Ethereum Merge Confirmed for September. What Investors Can Expect

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  • Ethereum developers have confirmed the merge will take place in September.
  • The merge will move Ethereum to the more sustainable proof-of-stake validation model, drastically reducing its energy consumption.
  • In the short term, the merge could result in a lot of volatility for Ethereum.

One of the biggest events in crypto is almost upon us.

It's been a long time coming, but we're just weeks away from one of the most important cryptocurrency events of the year. Ethereum developers have confirmed it will roll out the merge in September. The merge will move Ethereum from the energy-guzzling proof-of-work validation model to a more sustainable proof-of-stake system. With billions of dollars in applications on Ethereum's ecosystem, there's a lot at stake for ETH holders and the developers that use its network.

How the Ethereum merge will unfold

According to a blog post, developers have successfully completed all its testnet upgrades and are now ready to launch the merge on the mainnet. 

The switch is a two-step process. First comes a network upgrade called Bellatrix on Sept. 6. After that comes the Paris upgrade. This will happen between Sept. 10 and 20. Without getting too technical, the newly merged chain needs to reach a point where it won't be vulnerable to attack before the team can fully flip the merge switch. 

What investors can expect

If you're a long-term Ethereum investor, the merge is an important step on a longer road toward making the crypto giant more sustainable, scalable, and secure. Ethereum was the first crypto to introduce smart contracts and still dominates the market. But it also struggles with network congestion and high gas fees -- issues that the next big upgrade (called sharding) will address.

You may be tempted to try to buy or sell Ethereum in the coming weeks to make a short-term profit from merge-related price changes. The difficulty is that it's almost impossible to predict what will happen -- which is why this type of trading is extremely risky. Here at The Ascent, we advocate investing for the long term rather than trying to time the market. Here are some of the factors that could contribute to short term volatility:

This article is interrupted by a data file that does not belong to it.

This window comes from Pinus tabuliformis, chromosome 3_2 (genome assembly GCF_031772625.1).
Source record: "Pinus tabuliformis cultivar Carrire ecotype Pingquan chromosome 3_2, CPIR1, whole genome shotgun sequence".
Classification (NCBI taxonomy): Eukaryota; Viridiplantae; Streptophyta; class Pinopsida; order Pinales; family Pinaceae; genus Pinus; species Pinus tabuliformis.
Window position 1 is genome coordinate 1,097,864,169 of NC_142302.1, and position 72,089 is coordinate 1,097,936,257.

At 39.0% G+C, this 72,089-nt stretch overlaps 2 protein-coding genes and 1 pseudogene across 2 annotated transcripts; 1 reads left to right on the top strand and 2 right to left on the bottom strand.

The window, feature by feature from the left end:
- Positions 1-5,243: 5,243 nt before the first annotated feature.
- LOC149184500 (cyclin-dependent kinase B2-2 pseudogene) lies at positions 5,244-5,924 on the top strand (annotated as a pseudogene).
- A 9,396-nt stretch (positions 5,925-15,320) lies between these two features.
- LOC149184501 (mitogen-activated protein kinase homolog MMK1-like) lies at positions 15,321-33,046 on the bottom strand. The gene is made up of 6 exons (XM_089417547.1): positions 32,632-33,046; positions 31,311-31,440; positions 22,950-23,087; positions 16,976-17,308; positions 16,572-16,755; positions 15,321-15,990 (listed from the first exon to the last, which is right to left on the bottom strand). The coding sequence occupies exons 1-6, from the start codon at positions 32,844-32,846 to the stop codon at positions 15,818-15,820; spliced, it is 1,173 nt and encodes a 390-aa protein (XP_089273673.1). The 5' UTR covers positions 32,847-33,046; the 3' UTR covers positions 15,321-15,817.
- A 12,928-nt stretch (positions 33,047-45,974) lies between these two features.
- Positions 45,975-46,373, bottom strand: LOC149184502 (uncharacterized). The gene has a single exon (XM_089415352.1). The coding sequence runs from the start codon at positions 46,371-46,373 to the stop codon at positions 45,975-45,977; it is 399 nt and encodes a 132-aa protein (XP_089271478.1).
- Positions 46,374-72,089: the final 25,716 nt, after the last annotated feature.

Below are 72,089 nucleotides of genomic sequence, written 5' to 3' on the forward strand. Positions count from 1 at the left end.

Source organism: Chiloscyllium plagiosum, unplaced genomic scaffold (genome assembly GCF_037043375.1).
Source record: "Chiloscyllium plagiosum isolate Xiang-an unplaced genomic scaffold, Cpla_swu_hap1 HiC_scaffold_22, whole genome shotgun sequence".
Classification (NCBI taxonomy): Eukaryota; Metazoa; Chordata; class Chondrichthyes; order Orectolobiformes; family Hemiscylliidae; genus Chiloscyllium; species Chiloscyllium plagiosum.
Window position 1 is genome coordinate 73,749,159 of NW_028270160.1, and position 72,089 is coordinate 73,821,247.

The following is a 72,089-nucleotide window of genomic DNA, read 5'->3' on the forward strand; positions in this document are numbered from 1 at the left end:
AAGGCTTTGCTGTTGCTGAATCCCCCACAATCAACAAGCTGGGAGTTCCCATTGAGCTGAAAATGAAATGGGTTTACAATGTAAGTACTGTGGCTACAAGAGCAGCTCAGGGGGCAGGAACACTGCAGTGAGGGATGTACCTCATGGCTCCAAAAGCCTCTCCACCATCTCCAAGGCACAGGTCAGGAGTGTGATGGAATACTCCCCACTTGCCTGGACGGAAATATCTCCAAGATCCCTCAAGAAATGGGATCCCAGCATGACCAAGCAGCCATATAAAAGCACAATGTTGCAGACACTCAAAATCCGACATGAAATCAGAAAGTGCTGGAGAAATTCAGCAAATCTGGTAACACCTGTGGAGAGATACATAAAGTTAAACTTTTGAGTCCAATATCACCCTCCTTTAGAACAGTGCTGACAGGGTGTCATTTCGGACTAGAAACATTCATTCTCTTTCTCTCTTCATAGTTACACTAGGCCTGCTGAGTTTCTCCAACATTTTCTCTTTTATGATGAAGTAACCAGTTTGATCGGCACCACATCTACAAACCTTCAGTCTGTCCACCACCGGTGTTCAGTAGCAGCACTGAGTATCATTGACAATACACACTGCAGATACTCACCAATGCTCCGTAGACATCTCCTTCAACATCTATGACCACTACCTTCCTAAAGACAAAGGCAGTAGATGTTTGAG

1. Expectations are extremely high

Ethereum's price has seen some significant gains in recent months, largely due to pre-merge speculation. Many people believe the Ethereum merge will result in lower gas fees. It won't. Neither will it improve transaction speeds. When reality fails to live up to expectations, it could adversely impact ETH's price. On the other hand, Vitalik Buterin, the man behind Ethereum, says the merge hasn't yet been fully priced in. 

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2. Speculation is rife

Crypto prices often suffer from a phenomenon known as "Buy the rumor, sell the news." As we approach a major event such as the merge, people speculate on big price increases. It can develop into a buying frenzy that drives prices to unsustainable highs. Traders then try to sell at a high when the much-anticipated event actually happens. This in turn pushes the price down. Don't assume that Ethereum's price will go up on Sept. 6 when it rolls out the merge.

3. There could be unforeseen technical glitches

Some have compared Ethereum's merge to changing the engine on an airplane mid-flight. It isn't an easy endeavor and there may well be technical issues. Ethereum developers have tested and tested and tested some more, but no amount of dress rehearsals can guarantee a perfect performance in real life. For Ethereum investors, the hope is the years of preparation and testing mean the only issues we see are minor glitches rather than anything more serious.

4. The newly merged Ethereum could be considered a security

The way cryptocurrencies are categorized can have a big impact on how they function in the U.S. The SEC believes many cryptocurrencies are actually securities and should come under its jurisdiction. This would mean following strict rules about how they release information and how they are traded. Right now, most cryptos are considered commodities and don't have to jump through the SEC's hoops. However, some lawyers argue that the switch to proof-of-stake means the SEC is more likely to consider Ethereum as a security.

Bottom line

As a crypto investor, what really matters is your long-term view of Ethereum. If you see your investments through a 10 or 20 year lens, short-term price fluctuations around a specific event become less relevant. The key question is whether the upgrade impacts your original reason for buying Ethereum and whether you believe it will perform well in the long term.

If we look at the bigger picture, Ethereum says the merge will cut its energy consumption by over 99%. It may also decrease the supply of ETH and increase the staking rewards investors can earn. Ethereum continues to be far and away the biggest smart contract crypto. Over 50% of total money deposited with decentralized applications is locked on its ecosystem. 

All cryptocurrencies carry risk, which is why it's important to only invest money you can afford to lose. Make sure you understand the risks associated with both crypto in general and the specific asset you might buy. For Ethereum, one of the biggest risks is that it gets overtaken by newer blockchain projects, which is why upgrades like the merge are important. That said, the merge could create unforeseen issues at both a technical and investment level.

Don't let the headlines about the merge rush your investment decisions. Take your time to research the pros and cons and consider your own financial situation. Only you can decide how -- and whether -- Ethereum might be a good fit for your portfolio in the long term.

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